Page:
After 14 years of civil war, Liberia is the second poorest country in the world. The war being the most deadly and devastating ever fought in Africa, has left nearly ¼ million orphans in a country of 3.4 million people.
There is no electricity, running water or mail service. Generators, wells and cell phones are a luxury. Unemployment is approximately 90% and illiteracy is 85%, yet there is still great hope for this nation.
Liberia was founded, as a colony, by the United States in 1822. In 1847, freed slaves (who were brought to Liberia) from the United States declared independence and founded the Republic of Liberia. In 1980, the government was overturned in a military coup, and from 1989 to 2003 Liberia was in a state of unrest, enduring the First Liberian Civil War (1989-1996) and the Second Liberian Civil War (1999-2003).
Over the years the United States has played an important role in the continued economy of Liberia. In 1926 Firestone opened the world’s largest rubber plantation in the country. This plant employs around seven thousand workers that tap native trees to drain latex for the production of tires in the United States.
Another important role the US has played in Liberia was during World War II. The United States began giving technical and economic assistance by providing personnel to assist in building the Roberts International Airport and the Freeport of Monrovia.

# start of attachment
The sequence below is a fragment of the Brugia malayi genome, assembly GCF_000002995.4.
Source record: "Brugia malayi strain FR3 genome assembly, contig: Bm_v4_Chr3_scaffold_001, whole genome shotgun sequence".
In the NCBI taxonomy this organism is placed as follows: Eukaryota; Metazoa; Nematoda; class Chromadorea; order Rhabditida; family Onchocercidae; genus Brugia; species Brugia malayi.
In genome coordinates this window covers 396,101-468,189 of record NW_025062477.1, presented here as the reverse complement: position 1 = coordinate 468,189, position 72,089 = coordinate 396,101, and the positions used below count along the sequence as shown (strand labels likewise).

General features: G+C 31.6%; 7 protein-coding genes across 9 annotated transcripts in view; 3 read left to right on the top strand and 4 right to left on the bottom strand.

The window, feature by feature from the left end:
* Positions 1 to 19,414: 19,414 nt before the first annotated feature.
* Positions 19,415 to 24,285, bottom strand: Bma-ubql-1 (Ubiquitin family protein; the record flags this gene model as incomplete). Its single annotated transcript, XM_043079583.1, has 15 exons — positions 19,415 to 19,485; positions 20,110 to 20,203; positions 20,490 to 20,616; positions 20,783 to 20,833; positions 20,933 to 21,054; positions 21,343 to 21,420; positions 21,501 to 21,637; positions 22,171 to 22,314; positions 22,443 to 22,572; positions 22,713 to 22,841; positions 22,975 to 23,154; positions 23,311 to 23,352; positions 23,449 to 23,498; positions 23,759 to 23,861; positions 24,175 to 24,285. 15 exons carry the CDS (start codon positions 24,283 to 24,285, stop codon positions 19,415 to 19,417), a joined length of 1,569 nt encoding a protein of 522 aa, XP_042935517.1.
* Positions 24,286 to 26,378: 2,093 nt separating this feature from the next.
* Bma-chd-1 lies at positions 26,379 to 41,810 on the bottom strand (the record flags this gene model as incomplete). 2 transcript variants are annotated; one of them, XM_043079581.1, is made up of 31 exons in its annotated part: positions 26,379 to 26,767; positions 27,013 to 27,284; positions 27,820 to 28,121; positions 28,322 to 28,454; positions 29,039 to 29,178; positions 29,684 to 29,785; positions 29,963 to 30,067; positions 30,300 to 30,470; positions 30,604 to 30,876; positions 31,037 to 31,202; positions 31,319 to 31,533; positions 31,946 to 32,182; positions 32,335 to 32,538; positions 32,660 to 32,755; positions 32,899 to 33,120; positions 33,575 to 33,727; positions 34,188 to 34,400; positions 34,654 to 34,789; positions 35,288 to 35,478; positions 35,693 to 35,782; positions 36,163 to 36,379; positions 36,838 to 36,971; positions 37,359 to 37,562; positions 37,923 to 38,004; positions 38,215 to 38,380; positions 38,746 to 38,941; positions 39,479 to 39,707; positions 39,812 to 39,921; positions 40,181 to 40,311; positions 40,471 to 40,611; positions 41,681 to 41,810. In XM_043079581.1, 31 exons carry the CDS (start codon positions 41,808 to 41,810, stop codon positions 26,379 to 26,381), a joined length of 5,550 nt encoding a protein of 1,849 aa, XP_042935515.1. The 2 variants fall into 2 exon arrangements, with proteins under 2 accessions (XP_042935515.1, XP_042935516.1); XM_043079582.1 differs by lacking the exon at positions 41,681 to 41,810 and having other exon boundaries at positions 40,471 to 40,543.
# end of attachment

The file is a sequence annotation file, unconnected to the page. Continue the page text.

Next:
In the early 1980’s, the United States paid Liberia $500 million for pushing the Soviet Union out of their country and allowing the United States exclusive rights to the Liberian ports for use in spying on Libya.
14 Years of War
The 1989-1996 Liberian civil war, which was one of Africa's bloodiest, claimed the lives of more than 200,000 Liberians and further displaced a million others into refugee camps in neighboring countries. Entire villages were emptied as people fled. Soldiers stole children, committed atrocities, raping and murdering people of all ages, in what became one of the world's worst episodes of ethnic cleansing.
Liberia's civil war claimed the lives of one out of every 17 people in the country, uprooted most of the rest, and destroyed a once-viable economic infrastructure. The strife also spread to Liberia's neighbors, contributing to a slowing of the democratization that was progressing steadily through West Africa at the beginning of the 1990s and destabilizing a region that already was one of the world's most marginal.
The Second Liberian Civil War began in 2002 and ended in October 2003, when United Nations and United States military intervened to stop the rebel siege on Monrovia and exile Charles Taylor to Nigeria. By the conclusion of the final war, more than 250,000 people had been killed and nearly 1 million displaced.
Facts about Liberia
- Area: 43,000 square miles
- Population: 3,489,072
- Language: English
- Capital City: Monrovia
- Life Expectancy: 40 years
- Infant Mortality: 156 deaths/1,000 live births
- Unemployment: 90%
- Illiteracy: 85%
- Health Care virtually non-existent